Cardiomyocytes were isolated from 1- to 3-day old C57BL/6 mice according to the procedures described in our previous studies [23, 53]. In brief, after the heart tissue was dissected and washed, it was finely minced and the chunks were placed in 0.25% trypsin. The pooled cell suspension was centrifuged and resuspended in Dulbecco’s modified Eagle’s medium (DMEM) supplemented with 10% fetal bovine serum, 100 U/mL penicillin, and 100 μg/mL streptomycin. The resuspension was cultured in a tissue culture flask for 90 min at 37°C to allow the fibroblasts to attach to the flask bottom . The non-adherent and weakly attached cells, mainly cardiomyocytes, were removed and seeded into culture plates. Next, 5-bromo-2’-deoxyuridine (5-BrdU, 10 nM; #B5002; Sigma, Saint Louis, USA) was added to the culture medium to remove fibroblasts. The cells were incubated at 37°C in a humidified atmosphere containing 5% CO2 and 95% air. After 48 h, cardiomyocytes that adhered to the culture dish were used for subsequent experiments . Cells were deprived of serum and placed in an anoxic chamber for 12 h in a humidified atmosphere comprising 5% CO2 and 95% N2.
Protein extraction and western blotting
Total proteins were extracted from cardiac tissue using the T-PER extraction reagent (Thermo Scientific) . All cell extracts were prepared using lysis buffer that included the following: 50 mM Tris (pH 7.5), 120 mmol/L NaCl, 6 mmol/L EGTA, 1 mmol/L EDTA, 20 mmol/L NaF, 1 mmol/L sodium pyrophosphate, 30 mmol/L 4-nitrophenyl phosphate, 0.1% Nonidet P-40, 1 mmol/L benzamidine, and a protease inhibitor mixture (Roche). The extracted proteins were resolved on 10% SDS PAGE and electroblotted onto PVDF membranes (Bio-Rad). After blocking the membranes in TBST (Tris-buffered saline with Tween 20) containing 5% [w/v] non-fat dry milk for 1 h at room temperature, these were washed thrice , and incubated overnight with primary antibodies diluted at optimal concentrations in 5% non-fat milk solution. The membranes were washed and incubated with a donkey anti-rabbit or anti-mouse IRDye-conjugated IgG (Li-Cor Odyssey) secondary antibody (dilution 1:3000) for 1 h . The blots were scanned, and the images were displayed in grayscale. The intensity of the protein bands was quantified using an image processing program (Li-Cor Odyssey).
Construction of adenoviruses
To construct adenoviral vectors overexpressing SERCA2a and YAP genes, the DNA sequences encoding for these genes were PCR amplified using high-fidelity Pfu polymerase (Agilent Technologies). PCR products were sequenced and cloned into the vector AdTrack-CMV (Agilent Technologies) . Next, complete genomes of recombinant adenoviruses were constructed by homologous recombination between the recombinant AdTrack-CMV and the Ad-Easy vectors in Escherichia coli . The adenoviruses were packaged in HEK293 cells and purified by CsCl2 density gradient ultracentrifugation. Adenovirus genomic DNA was purified using the NucleoSpin virus kit (Macherey-Nagel), and adenoviral titers were determined using the Adeno-X qPCR titration kit (632252, Clontech).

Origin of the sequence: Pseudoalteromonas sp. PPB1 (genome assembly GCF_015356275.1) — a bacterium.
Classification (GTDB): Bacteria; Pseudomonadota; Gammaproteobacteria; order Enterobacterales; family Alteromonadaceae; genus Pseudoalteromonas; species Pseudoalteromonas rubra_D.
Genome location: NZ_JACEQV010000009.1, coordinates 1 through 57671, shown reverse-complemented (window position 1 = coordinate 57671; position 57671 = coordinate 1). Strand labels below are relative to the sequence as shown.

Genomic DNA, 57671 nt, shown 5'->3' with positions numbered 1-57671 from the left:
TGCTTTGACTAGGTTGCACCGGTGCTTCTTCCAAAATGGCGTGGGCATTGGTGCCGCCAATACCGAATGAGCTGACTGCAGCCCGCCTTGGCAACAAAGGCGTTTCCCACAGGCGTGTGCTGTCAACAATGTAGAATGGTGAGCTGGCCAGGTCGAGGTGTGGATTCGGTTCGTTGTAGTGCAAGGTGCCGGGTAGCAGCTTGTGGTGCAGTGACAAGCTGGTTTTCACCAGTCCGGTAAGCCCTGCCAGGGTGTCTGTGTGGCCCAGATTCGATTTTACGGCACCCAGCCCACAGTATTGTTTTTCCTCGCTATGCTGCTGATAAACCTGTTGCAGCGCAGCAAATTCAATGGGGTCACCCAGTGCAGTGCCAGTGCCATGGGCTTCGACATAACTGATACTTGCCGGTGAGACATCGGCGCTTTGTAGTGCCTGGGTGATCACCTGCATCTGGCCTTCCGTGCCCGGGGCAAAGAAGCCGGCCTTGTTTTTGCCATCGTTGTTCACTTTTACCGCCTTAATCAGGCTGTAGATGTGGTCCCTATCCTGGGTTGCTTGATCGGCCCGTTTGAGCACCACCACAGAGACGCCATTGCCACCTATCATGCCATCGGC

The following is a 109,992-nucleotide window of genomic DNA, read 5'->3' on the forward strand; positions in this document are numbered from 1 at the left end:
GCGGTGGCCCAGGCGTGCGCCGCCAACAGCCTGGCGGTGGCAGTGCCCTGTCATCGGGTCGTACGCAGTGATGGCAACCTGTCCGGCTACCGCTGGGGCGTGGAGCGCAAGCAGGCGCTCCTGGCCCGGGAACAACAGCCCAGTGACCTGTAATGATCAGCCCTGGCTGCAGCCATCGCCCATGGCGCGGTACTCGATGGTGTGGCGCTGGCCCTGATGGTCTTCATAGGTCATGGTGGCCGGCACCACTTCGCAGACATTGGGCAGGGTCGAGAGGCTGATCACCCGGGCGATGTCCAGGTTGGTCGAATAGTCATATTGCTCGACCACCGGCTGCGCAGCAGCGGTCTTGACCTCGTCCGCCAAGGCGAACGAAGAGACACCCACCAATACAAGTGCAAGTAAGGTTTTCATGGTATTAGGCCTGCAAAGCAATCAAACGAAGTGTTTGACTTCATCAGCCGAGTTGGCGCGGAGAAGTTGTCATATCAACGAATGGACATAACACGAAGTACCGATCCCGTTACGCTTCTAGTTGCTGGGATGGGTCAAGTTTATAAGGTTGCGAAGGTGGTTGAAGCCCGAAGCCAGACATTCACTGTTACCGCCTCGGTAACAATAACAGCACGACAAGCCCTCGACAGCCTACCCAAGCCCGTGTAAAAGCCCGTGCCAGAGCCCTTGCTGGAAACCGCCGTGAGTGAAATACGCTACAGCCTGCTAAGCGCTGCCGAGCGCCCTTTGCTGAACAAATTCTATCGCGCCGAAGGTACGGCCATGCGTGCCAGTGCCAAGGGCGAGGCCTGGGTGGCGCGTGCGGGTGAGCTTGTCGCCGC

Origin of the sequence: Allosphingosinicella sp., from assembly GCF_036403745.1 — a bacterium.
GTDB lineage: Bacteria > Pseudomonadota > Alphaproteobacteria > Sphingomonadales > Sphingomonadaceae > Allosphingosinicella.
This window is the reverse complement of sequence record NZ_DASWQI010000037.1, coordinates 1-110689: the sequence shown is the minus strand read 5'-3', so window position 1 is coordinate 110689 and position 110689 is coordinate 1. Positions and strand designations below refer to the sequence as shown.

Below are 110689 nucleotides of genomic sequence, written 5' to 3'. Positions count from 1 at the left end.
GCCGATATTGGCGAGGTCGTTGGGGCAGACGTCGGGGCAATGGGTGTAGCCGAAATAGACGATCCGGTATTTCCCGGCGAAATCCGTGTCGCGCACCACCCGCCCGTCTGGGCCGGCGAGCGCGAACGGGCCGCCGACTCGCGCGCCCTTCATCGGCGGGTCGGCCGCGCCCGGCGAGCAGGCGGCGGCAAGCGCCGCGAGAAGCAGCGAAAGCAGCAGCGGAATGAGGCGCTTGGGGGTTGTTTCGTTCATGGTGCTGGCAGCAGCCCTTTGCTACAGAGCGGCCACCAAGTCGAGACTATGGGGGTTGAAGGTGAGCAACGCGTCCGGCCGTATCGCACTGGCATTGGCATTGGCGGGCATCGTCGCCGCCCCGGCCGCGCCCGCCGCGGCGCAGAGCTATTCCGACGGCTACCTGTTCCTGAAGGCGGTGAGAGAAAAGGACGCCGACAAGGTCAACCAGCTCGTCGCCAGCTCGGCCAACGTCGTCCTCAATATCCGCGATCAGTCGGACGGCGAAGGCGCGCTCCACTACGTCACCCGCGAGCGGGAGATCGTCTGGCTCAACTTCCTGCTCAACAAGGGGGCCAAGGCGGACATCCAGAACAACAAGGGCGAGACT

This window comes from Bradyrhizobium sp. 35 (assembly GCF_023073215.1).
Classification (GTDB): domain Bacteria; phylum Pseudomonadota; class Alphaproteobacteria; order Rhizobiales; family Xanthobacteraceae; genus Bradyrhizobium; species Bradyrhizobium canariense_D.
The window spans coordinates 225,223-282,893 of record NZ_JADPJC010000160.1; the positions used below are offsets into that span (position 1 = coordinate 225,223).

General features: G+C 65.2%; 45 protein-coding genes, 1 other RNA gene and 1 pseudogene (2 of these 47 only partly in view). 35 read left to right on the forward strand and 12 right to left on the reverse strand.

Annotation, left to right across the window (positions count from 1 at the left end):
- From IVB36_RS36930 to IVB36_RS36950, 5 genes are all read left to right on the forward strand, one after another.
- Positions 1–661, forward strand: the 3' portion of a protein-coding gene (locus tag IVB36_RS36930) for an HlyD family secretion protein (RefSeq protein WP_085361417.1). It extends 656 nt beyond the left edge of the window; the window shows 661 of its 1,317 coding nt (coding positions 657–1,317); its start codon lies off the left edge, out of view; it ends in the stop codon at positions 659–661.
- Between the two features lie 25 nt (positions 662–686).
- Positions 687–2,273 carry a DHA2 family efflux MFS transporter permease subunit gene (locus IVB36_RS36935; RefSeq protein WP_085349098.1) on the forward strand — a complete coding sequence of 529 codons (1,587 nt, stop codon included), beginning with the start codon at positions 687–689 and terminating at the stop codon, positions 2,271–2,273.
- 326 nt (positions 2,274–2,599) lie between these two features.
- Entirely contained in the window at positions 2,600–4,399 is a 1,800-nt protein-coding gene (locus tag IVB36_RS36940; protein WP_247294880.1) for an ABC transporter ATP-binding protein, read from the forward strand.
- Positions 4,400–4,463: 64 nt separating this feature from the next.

siRNA-induced gene knockdown
Cardiomyocytes were transfected with SERCA2a siRNA or non-targeting siRNA (negative control #1 siRNA, Thermo Fisher Scientific) using Lipofectamine RNAiMAX reagent (13778150, Thermo Fisher Scientific) according to the manufacturer’s instructions . The silencing of SERCA2a miRNA was confirmed through qPCR .
Cells were seeded onto collagen type I-coated cell culture chamber slides, fixed with 4% paraformaldehyde, and permeabilized using 0.3% Triton-X 100 . JC-1 probe (Beyotime, China, Cat. No:C2006) was used to detect mitochondrial membrane potential. The cells were incubated with primary antibodies followed by incubation with Alexa Fluor secondary antibodies (1:1000). Coverslips were mounted onto slides using the ProLong Gold Antifade Mountant containing DAPI (Life Technologies) , and images were acquired with an Olympus IX73 microscope. Appropriate negative controls were used to perform background correction. Five fields/muscle section or culture slide were randomly counted, and all quantifications were performed by investigators blinded to the treatment .
The samples were fixed with 4% paraformaldehyde and analyzed for apoptosis by terminal deoxynucleotidyl transferase dUTP nick-end labeling (TUNEL) assay . The assay was performed using the ApopTag peroxidase in situ apoptosis detection kit (S7100; EMD Millipore, CA, USA) according to the manufacturer’s instructions .
Measurement of intracellular calcium
Cardiomyocytes were transfected with siRNA against SERCA2a and after 48 h, approximately 2 × 106 cells were infected with adenovirus. After incubation with serum-free M199 for 4 h, intracellular calcium was detected using the Fluo-8 calcium flux assay kit (Abcam, ab112129) according to the manufacturer’s instructions . In brief, the cells were loaded with calcium-sensitive probe Fluo-8 in Hanks’ buffer with 20 mM Hepes (HHBS) for 30 min at 37°C . The cells were washed with HHBS twice. Afterward, the cells were excited at 490 nm and Ca2+-bound Fluo-8 emission was recorded at 525 nm.
Data were statistically analyzed using Student’s t test or one-way analysis of variance (ANOVA), followed by Newman–Keuls test. Quantitative data are expressed as mean ± standard error of mean (SEM). Non-quantitative data are representative of at least three independent experiments. A P-value less than 0.05 was considered significant.
Availability of data and materials
All data generated or analyzed during this study are included in this article.
Conflicts of Interest
The authors declare no conflicts of interest.
This work is funded by Natural Science Foundation of Guangdong Province of China (2018A030313067), Shunde Hospital of Southern Medical University Scientific Research Start Plan Project (Key Project: SRSP2019004), Foshan Self-financing Technology Project (2018AB002083) and Key Specialist Department Training Project of Foshan City, Guangdong Province of China (FSPY3-2015034).